Measure what is important; don’t make important what you can measure.Robert S. McNamara
Understanding occupancy has never been more important. It is the fundamental driver of space demand and therefore corporate real estate costs, and it reflects the behaviours and choices the workforce make. In turn, this selection of the working environment and conditions is one of the key factors contributing to productivity.
These are now at the heart of workplace strategy, and there is broad recognition that understanding occupancy and workplace behaviour is fundamental to several key strategic goals of the corporate real estate executive: wellbeing; reducing cost; increasing productivity; reducing environmental impact; and attracting and retaining talent.
However, despite the importance of understanding occupancy, the industry seems to be struggling with two challenges:
- Articulating the business questions that occupancy analytics can help with, and bridging the gap between what gets measured and what matters; and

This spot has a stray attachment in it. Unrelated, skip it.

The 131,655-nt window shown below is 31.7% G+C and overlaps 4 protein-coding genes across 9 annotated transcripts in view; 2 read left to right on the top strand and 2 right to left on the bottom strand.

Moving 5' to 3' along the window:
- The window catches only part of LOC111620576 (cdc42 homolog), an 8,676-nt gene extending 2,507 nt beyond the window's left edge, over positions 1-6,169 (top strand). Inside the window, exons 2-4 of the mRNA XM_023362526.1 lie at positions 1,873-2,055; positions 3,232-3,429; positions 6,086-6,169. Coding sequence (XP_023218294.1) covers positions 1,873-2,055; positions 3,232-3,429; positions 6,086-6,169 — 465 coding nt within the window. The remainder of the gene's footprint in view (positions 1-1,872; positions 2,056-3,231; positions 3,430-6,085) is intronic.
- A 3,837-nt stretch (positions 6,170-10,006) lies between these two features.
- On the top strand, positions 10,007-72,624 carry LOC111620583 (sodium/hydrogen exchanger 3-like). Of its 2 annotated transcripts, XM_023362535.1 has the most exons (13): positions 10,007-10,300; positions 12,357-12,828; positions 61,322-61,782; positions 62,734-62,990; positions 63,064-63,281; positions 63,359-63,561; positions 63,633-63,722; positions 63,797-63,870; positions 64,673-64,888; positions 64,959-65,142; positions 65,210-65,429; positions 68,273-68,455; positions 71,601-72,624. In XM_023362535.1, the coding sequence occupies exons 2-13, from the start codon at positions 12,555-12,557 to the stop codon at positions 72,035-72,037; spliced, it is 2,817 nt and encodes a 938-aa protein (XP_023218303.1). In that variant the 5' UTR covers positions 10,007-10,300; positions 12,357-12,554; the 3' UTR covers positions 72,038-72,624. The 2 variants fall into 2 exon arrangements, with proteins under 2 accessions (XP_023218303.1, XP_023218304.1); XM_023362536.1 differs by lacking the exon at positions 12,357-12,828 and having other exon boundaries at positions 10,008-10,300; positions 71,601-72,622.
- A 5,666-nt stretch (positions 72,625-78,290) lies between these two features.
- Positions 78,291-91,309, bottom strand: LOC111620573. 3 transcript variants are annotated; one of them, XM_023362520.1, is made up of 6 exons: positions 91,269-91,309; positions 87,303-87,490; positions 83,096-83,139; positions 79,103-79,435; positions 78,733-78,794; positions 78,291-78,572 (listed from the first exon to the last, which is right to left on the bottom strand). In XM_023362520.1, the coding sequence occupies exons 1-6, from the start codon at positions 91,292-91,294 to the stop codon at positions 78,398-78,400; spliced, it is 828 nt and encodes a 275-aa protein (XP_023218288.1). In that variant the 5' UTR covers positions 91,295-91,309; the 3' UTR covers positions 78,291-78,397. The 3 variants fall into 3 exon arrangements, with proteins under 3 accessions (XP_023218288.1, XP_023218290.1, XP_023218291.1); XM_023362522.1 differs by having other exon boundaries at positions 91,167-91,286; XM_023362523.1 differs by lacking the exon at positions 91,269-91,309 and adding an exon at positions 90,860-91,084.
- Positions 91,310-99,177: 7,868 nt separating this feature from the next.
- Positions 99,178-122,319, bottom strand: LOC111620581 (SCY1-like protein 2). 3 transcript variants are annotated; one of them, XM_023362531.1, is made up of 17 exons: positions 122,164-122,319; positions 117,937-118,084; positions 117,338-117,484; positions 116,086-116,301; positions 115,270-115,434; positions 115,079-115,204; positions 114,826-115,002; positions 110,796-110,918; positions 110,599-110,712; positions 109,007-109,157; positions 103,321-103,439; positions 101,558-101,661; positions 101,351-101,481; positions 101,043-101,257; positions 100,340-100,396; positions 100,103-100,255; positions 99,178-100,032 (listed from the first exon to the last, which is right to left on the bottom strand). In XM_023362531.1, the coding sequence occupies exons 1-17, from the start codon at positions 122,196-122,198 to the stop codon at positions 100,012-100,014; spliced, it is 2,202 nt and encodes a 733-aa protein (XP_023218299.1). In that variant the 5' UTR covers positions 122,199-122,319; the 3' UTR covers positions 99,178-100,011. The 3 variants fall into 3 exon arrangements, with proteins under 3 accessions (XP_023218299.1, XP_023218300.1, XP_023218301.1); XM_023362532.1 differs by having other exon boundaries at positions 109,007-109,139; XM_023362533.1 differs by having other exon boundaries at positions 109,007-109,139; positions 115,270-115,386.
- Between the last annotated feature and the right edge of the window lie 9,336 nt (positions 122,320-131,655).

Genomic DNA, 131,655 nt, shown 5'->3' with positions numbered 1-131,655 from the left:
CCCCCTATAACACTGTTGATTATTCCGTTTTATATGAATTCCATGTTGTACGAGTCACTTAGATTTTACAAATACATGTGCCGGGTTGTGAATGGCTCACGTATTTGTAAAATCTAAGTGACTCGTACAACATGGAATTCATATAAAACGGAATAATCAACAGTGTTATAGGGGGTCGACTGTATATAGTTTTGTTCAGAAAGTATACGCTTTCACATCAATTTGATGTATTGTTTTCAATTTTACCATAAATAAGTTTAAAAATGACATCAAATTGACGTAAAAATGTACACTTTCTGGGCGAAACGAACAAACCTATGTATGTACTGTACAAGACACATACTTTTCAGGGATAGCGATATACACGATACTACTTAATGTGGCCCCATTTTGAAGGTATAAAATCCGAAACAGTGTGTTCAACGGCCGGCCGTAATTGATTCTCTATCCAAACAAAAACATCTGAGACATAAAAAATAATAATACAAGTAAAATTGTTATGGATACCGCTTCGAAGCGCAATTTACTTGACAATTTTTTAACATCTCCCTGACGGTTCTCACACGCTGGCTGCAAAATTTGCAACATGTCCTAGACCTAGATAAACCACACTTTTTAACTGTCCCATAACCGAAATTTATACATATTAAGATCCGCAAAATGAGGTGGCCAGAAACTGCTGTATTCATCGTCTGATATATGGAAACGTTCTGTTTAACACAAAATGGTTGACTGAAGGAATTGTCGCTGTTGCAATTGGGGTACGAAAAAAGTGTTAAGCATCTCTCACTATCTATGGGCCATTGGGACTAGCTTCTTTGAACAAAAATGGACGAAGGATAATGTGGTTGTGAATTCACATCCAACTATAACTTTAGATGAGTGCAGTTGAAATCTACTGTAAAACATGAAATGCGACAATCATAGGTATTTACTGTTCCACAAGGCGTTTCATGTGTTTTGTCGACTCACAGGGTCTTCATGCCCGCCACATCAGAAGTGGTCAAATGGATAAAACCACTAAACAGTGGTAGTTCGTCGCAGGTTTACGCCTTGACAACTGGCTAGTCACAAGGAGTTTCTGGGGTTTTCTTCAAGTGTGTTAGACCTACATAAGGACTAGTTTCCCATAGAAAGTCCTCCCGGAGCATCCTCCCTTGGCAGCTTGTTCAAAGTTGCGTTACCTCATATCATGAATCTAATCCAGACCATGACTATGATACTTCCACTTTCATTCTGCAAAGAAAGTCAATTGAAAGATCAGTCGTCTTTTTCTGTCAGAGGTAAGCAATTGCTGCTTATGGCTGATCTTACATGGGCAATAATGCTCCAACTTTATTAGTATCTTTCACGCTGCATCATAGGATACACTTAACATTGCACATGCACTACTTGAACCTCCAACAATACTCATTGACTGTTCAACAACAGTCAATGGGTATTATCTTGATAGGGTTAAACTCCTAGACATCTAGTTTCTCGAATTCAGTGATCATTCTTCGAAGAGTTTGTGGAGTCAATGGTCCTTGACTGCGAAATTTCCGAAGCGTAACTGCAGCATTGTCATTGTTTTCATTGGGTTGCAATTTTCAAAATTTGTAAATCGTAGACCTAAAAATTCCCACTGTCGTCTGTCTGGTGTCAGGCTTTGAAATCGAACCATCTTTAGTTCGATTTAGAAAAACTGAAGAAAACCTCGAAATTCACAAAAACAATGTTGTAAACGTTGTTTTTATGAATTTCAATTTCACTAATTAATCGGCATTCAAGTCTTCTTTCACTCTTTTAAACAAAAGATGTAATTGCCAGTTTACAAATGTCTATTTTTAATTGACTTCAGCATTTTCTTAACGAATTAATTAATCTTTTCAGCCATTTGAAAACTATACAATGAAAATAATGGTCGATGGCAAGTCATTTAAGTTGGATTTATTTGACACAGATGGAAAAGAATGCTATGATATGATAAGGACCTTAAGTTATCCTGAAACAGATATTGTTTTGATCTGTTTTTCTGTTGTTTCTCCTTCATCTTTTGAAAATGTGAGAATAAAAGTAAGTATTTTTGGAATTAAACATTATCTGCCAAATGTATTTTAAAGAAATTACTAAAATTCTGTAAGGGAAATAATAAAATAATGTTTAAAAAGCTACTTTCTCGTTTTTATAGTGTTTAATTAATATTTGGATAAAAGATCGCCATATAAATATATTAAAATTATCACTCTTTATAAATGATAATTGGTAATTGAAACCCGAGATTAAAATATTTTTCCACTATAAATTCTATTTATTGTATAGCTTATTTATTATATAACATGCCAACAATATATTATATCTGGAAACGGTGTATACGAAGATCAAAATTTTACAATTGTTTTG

- Poor data quality, inadequate data governance and an analytical naivety that collectively prevent the analytics having legitimacy.
What follows sets out a framework that can help organizations begin to address both challenges. For the former, a rigorous vocabulary is established that allows dialog to take place and provides the building blocks for articulating quantitatively what is important about occupancy in a modern workplace. This is developed from the perspective of workplace behaviour and is independent of what can be measured.
The latter challenge is addressed by considering how these quantitative measurements can be made in the real world. It provides the basis of a method for the collection, management and use of occupancy data.
The language used is intended to be accessible to the layman but does attempt to be sufficiently rigorous for unambiguous adoption and implementation for analytical purposes. To this end, terms defined will be capitalized after their definition is introduced.
Anatomy of Occupancy Analytics – The Fundamentals:
- Occupancy and Utilization establishes the definitions of terms used throughout and which form the foundation of occupancy analytics, including headcount, space, time, occupancy and utilization
- Availability, Demand and Constraints goes on to provide vocabulary that expresses how the analysis of occupancy is not merely an analysis of space that is utilized
- Perception considers the impacts on choices that occupants make that are driven by how availability, demand and constraints are interpreted by them
- Other Core Dimensions brings the remaining terminology to the table, including identity, space type and place, activity and interaction, and productivity